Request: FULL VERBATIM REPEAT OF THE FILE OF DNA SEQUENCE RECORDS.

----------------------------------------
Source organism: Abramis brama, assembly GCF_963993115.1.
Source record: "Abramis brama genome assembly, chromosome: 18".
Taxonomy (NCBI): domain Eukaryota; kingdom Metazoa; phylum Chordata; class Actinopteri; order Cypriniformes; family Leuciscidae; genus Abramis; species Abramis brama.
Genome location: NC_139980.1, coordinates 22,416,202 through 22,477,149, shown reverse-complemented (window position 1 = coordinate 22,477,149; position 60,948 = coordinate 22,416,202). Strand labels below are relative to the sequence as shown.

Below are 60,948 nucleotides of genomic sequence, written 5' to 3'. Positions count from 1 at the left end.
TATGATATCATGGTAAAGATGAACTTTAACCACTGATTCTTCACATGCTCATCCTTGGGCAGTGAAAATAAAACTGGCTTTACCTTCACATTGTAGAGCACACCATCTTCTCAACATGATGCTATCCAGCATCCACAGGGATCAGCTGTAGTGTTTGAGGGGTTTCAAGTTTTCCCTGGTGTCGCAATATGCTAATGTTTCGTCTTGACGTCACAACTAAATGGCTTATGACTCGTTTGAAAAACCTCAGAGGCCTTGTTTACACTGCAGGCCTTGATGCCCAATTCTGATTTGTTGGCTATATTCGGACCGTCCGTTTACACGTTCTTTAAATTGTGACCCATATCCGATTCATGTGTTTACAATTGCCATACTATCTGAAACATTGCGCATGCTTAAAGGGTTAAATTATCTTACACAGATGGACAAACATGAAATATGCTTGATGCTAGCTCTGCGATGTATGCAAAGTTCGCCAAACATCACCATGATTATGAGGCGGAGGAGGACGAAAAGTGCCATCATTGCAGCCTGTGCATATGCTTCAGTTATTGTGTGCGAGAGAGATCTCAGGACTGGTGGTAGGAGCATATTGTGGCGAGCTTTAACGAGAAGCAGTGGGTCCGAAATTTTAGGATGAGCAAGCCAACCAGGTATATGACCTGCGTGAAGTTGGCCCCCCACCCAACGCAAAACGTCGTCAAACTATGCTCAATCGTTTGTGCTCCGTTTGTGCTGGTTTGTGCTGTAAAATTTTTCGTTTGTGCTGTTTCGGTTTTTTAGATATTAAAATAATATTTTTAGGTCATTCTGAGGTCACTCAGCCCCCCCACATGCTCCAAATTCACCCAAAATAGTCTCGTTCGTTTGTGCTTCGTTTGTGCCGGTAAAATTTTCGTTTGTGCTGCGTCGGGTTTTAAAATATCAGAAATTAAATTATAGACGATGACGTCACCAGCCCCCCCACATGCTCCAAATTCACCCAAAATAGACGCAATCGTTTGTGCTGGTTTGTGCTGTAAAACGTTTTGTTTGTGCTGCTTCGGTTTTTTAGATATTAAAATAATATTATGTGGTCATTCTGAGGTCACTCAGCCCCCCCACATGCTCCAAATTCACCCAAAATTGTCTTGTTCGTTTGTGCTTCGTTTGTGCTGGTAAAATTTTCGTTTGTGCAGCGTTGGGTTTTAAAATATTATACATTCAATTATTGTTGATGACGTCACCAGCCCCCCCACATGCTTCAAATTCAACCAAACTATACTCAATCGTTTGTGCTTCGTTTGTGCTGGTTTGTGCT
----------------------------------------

Source organism: Abramis brama, assembly GCF_963993115.1.
Source record: "Abramis brama genome assembly, chromosome: 18".
Taxonomy (NCBI): domain Eukaryota; kingdom Metazoa; phylum Chordata; class Actinopteri; order Cypriniformes; family Leuciscidae; genus Abramis; species Abramis brama.
Genome location: NC_139980.1, coordinates 22,416,202 through 22,477,149, shown reverse-complemented (window position 1 = coordinate 22,477,149; position 60,948 = coordinate 22,416,202). Strand labels below are relative to the sequence as shown.

Below are 60,948 nucleotides of genomic sequence, written 5' to 3'. Positions count from 1 at the left end.
TATGATATCATGGTAAAGATGAACTTTAACCACTGATTCTTCACATGCTCATCCTTGGGCAGTGAAAATAAAACTGGCTTTACCTTCACATTGTAGAGCACACCATCTTCTCAACATGATGCTATCCAGCATCCACAGGGATCAGCTGTAGTGTTTGAGGGGTTTCAAGTTTTCCCTGGTGTCGCAATATGCTAATGTTTCGTCTTGACGTCACAACTAAATGGCTTATGACTCGTTTGAAAAACCTCAGAGGCCTTGTTTACACTGCAGGCCTTGATGCCCAATTCTGATTTGTTGGCTATATTCGGACCGTCCGTTTACACGTTCTTTAAATTGTGACCCATATCCGATTCATGTGTTTACAATTGCCATACTATCTGAAACATTGCGCATGCTTAAAGGGTTAAATTATCTTACACAGATGGACAAACATGAAATATGCTTGATGCTAGCTCTGCGATGTATGCAAAGTTCGCCAAACATCACCATGATTATGAGGCGGAGGAGGACGAAAAGTGCCATCATTGCAGCCTGTGCATATGCTTCAGTTATTGTGTGCGAGAGAGATCTCAGGACTGGTGGTAGGAGCATATTGTGGCGAGCTTTAACGAGAAGCAGTGGGTCCGAAATTTTAGGATGAGCAAGCCAACCAGGTATATGACCTGCGTGAAGTTGGCCCCCCACCCAACGCAAAACGTCGTCAAACTATGCTCAATCGTTTGTGCTCCGTTTGTGCTGGTTTGTGCTGTAAAATTTTTCGTTTGTGCTGTTTCGGTTTTTTAGATATTAAAATAATATTTTTAGGTCATTCTGAGGTCACTCAGCCCCCCCACATGCTCCAAATTCACCCAAAATAGTCTCGTTCGTTTGTGCTTCGTTTGTGCCGGTAAAATTTTCGTTTGTGCTGCGTCGGGTTTTAAAATATCAGAAATTAAATTATAGACGATGACGTCACCAGCCCCCCCACATGCTCCAAATTCACCCAAAATAGACGCAATCGTTTGTGCTGGTTTGTGCTGTAAAACGTTTTGTTTGTGCTGCTTCGGTTTTTTAGATATTAAAATAATATTATGTGGTCATTCTGAGGTCACTCAGCCCCCCCACATGCTCCAAATTCACCCAAAATTGTCTTGTTCGTTTGTGCTTCGTTTGTGCTGGTAAAATTTTCGTTTGTGCAGCGTTGGGTTTTAAAATATTATACATTCAATTATTGTTGATGACGTCACCAGCCCCCCCACATGCTTCAAATTCAACCAAACTATACTCAATCGTTTGTGCTTCGTTTGTGCTGGTTTGTGCT